‘Bridgerton’ has added over £250 million to the UK economy, according to Netflix
(Credit: Netflix)

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‘Bridgerton’ has added over £250 million to the UK economy, according to Netflix

Bridgerton might have offered the UK more than entertainment, as Netflix claims the TV series has boosted the economy by a multimillion-pound sum. 

According to Netflix, the popular series produced by Shonda Rhimes has had a major positive impact on the UK economy. They claim that the show has brought £275million to the country since it first aired in December 2020 and has benefited over 5,000 local businesses.

That incredible sum has been racked up over the five years since filming began. It’s in part boosted by the crew as they filmed in various locations around Bath, Buckinghamshire, Greenwich, Surrey and beyond. The figure was calculated by an in-house team and includes direct and indirect spending through money spent with other companies as they commissioned other businesses to make things for the productions or bought things to use.

However, the actual figure is likely to be much higher. The calculation doesn’t include the impact Bridgerton has had on tourism or any themed activities like balls, afternoon teas, themed tours or merchandise. But as fans flock to the real-life locations of the show, Bridgerton has undoubtedly led to an influx of tourism, helping local businesses around their set, as well as the country at large. As the show released its final part of its third series this week, no doubt plenty of viewers will set out looking for their own Bridgerton moment, likely bolstering that number even further.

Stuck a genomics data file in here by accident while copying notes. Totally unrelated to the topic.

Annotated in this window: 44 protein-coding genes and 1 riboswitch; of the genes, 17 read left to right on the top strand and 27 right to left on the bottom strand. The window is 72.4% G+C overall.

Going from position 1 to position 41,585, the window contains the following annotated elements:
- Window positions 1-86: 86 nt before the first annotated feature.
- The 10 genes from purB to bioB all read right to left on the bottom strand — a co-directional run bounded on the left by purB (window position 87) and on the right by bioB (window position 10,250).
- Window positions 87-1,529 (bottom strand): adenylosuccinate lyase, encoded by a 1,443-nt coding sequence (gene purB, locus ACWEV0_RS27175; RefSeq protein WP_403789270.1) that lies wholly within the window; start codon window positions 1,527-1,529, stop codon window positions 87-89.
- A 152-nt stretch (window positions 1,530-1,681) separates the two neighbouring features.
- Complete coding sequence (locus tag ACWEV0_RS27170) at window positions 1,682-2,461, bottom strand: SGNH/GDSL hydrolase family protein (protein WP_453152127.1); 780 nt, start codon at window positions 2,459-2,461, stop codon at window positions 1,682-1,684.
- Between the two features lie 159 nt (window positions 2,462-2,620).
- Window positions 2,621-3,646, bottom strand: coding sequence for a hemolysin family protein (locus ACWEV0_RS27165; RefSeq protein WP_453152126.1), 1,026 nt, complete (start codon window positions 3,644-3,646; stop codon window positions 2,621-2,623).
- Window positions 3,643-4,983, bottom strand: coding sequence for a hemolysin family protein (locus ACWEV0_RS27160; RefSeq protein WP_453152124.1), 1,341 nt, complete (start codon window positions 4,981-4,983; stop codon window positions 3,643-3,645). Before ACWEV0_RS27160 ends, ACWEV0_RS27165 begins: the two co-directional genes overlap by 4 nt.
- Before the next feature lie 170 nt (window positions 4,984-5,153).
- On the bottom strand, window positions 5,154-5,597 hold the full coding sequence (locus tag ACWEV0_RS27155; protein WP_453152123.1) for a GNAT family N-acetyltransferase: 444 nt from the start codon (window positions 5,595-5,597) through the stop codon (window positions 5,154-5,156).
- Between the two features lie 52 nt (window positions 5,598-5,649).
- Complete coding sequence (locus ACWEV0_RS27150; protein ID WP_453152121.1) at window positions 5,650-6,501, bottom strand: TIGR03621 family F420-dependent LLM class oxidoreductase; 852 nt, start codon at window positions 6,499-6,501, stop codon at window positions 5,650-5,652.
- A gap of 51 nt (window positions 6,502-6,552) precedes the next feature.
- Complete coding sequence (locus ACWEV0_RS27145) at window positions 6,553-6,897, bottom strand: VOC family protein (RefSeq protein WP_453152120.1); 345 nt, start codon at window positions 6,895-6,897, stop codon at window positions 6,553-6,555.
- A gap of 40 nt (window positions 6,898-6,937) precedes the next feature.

Producer Shona Rhimes has spoken about the show’s impact, saying, “The Bridgerton universe occupies a special space in culture, resonating with young and old alike, creating conversation, starting trends and influencing everything from baby names to weddings.”

“The shows have also had a seismic impact on the UK economy,” she continued, “Boosting it by a quarter of a billion pounds over the last five years and supporting thousands of jobs and businesses.” 

Making a hit TV show is a big enough achievement, but this staggering statistic is a clear source of pride for the show’s creators. However, Rhimes sees this as a bigger victory for the entire media and arts industry. “It is clear that the business of art and culture can make a huge economic contribution to local communities. I could not be prouder,” she said.

Anna Mallett, vice president of EMEA (Europe, the Middle East and Africa) production at Netflix, celebrated the achievement too. “We’re so excited about the part we’ve played in bringing these stories to the world,” she said, “As well as an economic boost, the shows have had a huge cultural impact.”

She concluded by saying, “The UK is our home and this is one part of our huge investment in creating stories our members will love.”